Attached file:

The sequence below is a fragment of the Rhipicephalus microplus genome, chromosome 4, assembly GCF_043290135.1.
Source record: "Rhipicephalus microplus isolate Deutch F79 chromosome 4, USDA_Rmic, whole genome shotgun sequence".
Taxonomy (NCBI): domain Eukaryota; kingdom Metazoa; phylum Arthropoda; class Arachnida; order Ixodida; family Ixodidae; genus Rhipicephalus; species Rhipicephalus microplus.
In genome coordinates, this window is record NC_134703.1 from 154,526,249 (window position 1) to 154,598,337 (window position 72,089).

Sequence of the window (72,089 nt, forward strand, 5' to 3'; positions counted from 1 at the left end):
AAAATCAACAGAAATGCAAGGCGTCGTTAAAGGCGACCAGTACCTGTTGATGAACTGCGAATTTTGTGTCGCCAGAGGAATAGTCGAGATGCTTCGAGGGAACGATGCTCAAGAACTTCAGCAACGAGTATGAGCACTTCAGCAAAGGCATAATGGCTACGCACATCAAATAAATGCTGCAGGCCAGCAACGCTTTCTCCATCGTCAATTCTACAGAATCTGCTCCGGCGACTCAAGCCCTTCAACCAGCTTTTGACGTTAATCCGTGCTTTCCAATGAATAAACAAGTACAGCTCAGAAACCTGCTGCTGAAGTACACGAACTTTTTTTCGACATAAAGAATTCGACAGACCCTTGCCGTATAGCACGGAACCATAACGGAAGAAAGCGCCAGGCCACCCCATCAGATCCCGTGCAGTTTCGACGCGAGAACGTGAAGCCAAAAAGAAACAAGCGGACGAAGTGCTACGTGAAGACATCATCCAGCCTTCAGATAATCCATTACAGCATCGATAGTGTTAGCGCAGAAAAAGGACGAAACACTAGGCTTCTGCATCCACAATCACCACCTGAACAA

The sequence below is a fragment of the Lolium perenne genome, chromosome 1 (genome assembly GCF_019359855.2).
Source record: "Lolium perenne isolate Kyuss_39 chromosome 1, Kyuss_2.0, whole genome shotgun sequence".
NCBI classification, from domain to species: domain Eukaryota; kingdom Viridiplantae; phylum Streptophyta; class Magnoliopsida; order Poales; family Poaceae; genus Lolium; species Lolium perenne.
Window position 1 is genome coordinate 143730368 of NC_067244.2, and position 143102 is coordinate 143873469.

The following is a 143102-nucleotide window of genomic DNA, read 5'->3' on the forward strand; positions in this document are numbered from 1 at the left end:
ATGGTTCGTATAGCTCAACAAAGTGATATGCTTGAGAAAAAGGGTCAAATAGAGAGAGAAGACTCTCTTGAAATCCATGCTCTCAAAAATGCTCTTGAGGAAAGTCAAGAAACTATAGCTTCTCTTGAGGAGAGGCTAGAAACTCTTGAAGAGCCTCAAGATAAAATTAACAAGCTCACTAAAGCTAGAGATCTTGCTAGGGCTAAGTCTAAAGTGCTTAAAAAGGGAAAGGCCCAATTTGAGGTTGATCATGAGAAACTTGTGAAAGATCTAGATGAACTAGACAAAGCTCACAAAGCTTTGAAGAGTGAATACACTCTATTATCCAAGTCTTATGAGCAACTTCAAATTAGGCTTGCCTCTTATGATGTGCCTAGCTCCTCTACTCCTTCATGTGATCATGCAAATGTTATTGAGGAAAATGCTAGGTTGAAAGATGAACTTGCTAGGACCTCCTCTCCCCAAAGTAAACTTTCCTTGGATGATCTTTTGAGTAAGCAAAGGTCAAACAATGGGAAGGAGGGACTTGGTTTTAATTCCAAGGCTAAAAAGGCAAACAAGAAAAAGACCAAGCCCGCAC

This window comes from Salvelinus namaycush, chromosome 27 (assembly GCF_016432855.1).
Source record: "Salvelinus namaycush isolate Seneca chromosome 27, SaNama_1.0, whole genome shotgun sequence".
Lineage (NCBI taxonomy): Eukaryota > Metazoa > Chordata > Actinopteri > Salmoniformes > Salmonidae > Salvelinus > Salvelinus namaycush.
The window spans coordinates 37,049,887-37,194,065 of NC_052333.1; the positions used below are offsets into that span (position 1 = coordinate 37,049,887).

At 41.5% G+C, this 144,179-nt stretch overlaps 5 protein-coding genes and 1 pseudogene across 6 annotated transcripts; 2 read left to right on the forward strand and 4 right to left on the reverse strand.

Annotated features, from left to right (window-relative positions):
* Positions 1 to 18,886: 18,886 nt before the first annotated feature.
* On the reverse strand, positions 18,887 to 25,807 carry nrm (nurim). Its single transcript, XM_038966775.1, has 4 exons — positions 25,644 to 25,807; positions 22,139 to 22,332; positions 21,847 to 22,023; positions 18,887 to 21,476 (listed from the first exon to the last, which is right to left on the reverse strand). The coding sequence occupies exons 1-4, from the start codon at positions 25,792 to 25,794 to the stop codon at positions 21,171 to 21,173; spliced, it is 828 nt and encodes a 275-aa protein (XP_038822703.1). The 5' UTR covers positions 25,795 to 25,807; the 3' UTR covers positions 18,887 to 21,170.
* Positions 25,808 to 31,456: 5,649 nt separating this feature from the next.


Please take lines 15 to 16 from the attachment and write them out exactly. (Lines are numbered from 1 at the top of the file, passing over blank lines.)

Lineage (NCBI taxonomy): Eukaryota > Metazoa > Chordata > Actinopteri > Salmoniformes > Salmonidae > Salvelinus > Salvelinus namaycush.
The window spans coordinates 37,049,887-37,194,065 of NC_052333.1; the positions used below are offsets into that span (position 1 = coordinate 37,049,887).